It’s not all glamour and adrenalin on the buy-side, you know. A very few people live the actual life of a hedge fund titan making billion dollar trades in nanoseconds. A slightly larger number are close enough to the action to be able to credibly pretend to be “a hedge fund manager” on social media and in their dating profiles. And then, at quantitative hedge fund DE Shaw, there apparently used to be people whose job it was to literally pretend to be the eponymous Mr Shaw, taking the same flights as him in the same seats and using the same car services a few days ahead of all his trips, to see whether there are any difficulties en route.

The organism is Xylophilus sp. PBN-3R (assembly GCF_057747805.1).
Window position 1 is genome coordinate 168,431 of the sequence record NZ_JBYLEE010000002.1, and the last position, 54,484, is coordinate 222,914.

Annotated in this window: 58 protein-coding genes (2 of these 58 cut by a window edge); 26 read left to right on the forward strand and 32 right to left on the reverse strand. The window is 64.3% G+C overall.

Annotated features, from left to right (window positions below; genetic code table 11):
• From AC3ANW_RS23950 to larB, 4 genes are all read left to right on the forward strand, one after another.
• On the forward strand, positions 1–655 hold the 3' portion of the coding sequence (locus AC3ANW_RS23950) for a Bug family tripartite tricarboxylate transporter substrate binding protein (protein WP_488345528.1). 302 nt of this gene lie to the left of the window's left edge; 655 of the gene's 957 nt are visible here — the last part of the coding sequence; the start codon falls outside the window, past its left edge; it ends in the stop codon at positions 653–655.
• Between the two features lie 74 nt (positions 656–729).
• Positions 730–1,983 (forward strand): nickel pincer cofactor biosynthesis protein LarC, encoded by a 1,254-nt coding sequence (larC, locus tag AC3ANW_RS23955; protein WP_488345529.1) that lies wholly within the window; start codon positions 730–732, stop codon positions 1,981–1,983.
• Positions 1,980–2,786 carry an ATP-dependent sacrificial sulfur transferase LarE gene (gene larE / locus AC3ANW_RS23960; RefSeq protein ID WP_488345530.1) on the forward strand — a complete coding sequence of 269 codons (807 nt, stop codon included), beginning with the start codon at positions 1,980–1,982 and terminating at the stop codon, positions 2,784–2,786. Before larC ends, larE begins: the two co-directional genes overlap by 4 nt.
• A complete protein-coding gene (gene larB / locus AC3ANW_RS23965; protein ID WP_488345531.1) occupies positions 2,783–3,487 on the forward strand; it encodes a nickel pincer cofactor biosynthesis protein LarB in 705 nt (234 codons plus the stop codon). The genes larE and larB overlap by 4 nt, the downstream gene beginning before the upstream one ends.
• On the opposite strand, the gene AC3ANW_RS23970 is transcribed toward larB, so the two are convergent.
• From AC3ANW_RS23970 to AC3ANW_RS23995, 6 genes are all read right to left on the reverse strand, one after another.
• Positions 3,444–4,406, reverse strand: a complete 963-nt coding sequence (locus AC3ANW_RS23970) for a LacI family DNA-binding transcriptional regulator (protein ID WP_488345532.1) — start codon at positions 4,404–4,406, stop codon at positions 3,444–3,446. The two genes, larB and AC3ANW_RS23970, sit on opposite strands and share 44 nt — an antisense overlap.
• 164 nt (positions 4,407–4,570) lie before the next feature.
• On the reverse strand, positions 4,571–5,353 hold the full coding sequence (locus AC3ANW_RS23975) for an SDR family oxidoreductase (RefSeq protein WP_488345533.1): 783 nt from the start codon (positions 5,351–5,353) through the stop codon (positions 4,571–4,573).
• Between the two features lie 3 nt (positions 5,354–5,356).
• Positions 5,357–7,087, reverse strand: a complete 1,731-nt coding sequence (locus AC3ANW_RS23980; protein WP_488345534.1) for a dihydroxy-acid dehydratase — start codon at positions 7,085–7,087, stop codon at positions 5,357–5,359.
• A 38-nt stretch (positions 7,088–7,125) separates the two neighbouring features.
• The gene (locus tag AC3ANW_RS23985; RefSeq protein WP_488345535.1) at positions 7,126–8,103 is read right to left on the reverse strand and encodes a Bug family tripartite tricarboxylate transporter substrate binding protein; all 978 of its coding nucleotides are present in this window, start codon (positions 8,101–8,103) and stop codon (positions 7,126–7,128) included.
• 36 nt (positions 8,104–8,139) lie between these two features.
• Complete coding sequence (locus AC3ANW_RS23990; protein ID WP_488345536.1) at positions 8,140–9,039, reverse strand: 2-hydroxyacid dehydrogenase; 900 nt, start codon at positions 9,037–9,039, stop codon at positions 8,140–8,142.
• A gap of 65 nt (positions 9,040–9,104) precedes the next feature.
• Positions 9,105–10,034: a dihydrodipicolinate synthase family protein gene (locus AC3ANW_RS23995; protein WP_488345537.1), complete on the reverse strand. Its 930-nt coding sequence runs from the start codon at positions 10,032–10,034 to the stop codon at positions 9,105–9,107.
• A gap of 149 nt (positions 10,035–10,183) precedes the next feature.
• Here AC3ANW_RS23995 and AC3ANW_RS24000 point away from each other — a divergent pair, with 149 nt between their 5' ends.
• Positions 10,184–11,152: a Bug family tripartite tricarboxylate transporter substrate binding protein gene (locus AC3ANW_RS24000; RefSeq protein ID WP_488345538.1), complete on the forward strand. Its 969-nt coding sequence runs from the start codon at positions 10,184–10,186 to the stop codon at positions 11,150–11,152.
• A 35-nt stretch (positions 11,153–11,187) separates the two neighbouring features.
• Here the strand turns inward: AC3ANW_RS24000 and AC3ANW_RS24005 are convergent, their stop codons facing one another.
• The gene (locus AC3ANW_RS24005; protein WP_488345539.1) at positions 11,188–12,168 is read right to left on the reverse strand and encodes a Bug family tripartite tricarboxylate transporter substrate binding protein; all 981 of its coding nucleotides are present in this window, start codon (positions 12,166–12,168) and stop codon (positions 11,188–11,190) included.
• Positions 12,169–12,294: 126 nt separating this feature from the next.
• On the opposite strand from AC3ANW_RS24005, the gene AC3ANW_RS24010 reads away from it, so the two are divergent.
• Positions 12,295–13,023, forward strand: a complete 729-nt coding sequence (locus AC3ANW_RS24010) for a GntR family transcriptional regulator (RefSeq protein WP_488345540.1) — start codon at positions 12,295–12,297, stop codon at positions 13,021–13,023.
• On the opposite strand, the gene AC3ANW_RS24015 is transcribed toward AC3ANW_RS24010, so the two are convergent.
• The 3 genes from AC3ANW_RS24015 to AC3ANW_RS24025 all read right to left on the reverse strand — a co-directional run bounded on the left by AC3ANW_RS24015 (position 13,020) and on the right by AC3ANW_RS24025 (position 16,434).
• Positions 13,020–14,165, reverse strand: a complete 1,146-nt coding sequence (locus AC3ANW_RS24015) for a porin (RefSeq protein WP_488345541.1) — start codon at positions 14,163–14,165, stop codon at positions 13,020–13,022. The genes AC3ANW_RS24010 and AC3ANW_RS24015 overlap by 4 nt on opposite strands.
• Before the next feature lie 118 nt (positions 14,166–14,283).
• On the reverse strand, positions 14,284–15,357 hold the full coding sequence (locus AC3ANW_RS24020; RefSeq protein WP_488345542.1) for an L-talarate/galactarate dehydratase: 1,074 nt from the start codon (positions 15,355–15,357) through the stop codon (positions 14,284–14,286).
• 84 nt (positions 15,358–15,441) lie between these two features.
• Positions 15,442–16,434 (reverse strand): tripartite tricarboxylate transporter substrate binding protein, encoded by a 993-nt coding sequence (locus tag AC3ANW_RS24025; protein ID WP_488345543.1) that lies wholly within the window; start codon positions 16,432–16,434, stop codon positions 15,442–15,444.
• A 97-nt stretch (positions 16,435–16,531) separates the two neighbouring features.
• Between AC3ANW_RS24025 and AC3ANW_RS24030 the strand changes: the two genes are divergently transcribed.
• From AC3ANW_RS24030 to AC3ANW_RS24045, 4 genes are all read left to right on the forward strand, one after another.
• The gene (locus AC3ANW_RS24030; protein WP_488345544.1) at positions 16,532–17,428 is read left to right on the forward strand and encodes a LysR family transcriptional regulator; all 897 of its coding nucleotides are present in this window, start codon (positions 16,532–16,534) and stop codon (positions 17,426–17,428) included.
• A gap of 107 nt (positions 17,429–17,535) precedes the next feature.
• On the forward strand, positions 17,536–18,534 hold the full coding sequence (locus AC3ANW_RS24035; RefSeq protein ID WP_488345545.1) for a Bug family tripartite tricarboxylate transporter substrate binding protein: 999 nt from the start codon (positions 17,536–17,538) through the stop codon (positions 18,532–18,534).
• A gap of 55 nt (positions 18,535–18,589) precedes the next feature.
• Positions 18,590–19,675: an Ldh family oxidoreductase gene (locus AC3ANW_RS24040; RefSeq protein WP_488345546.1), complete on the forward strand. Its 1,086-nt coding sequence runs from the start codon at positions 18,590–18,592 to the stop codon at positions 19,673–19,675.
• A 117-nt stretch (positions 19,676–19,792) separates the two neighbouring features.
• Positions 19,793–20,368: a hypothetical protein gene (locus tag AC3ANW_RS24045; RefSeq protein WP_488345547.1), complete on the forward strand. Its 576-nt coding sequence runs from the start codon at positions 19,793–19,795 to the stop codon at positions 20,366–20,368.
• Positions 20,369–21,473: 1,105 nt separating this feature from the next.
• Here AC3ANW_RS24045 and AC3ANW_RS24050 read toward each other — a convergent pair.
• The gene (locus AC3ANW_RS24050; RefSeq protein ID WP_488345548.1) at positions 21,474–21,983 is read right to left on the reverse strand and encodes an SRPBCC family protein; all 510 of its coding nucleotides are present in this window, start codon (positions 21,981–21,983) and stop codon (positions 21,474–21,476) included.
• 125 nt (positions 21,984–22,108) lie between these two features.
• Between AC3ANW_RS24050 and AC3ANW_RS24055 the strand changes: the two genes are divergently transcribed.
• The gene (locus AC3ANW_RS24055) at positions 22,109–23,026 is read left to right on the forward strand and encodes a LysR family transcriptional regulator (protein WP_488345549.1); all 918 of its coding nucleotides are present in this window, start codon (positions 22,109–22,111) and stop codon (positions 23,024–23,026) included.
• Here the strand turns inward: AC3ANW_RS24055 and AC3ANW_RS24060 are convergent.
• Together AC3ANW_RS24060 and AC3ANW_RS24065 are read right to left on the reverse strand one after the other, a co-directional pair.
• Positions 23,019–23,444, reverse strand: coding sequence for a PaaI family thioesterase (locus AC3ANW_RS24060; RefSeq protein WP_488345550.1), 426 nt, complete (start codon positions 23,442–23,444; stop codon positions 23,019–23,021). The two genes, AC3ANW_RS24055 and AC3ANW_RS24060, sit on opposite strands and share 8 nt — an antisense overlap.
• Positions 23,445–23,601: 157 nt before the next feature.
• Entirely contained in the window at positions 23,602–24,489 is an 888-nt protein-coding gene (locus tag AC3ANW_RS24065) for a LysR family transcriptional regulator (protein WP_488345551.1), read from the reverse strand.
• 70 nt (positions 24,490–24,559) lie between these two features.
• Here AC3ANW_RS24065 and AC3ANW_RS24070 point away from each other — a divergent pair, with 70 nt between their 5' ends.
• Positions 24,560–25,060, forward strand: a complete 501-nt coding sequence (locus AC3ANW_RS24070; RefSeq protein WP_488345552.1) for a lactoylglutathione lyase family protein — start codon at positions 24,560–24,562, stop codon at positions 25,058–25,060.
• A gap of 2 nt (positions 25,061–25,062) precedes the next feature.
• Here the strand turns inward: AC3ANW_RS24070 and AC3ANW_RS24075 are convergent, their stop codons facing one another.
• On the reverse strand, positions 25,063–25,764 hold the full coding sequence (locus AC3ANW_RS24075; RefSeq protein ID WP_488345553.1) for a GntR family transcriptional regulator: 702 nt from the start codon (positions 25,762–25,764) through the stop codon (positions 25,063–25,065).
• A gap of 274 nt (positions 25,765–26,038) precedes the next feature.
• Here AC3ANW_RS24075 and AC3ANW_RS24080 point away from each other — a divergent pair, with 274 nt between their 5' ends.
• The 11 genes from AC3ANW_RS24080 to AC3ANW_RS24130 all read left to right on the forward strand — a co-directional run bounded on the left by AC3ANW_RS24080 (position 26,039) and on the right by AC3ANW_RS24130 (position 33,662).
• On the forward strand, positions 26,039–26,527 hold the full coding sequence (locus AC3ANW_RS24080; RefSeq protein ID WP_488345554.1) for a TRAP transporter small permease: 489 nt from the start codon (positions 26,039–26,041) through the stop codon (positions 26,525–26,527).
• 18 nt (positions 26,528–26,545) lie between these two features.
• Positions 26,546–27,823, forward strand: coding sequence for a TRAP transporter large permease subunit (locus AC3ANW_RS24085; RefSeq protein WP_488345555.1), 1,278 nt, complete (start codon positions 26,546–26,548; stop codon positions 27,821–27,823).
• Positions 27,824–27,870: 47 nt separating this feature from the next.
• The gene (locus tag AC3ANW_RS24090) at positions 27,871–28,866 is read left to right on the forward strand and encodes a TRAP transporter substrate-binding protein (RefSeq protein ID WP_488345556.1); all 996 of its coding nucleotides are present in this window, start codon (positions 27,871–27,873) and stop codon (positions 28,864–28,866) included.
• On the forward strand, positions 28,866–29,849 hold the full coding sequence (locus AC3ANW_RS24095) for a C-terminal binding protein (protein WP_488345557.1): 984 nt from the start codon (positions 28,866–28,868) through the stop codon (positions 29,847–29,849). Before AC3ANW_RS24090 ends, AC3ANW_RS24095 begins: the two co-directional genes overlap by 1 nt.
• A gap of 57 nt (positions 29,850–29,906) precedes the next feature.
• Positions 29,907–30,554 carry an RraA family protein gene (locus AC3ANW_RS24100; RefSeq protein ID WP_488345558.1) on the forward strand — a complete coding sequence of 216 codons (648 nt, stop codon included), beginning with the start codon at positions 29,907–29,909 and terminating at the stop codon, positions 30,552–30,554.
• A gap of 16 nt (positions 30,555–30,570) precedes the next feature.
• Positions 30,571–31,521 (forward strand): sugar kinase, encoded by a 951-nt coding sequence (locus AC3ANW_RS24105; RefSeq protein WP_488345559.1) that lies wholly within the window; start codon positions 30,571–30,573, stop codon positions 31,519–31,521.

Of course, David Shaw has more or less given up on active money management to concentrate on his research interests, but stories about his obsessive optimisation of everything are part of the folklore of the company. Staff were given all sorts of assignments to optimise things which aren’t susceptible to algorithmic modelling, like the best Chinese food for the boss to eat, or the best mattresses to rest his billion dollar brain on. There has even been an off-Broadway play written about his demands, in which the character based on former Shaw employee Elizabeth Meriwether is driven so crazy that she develops a fear of bathing.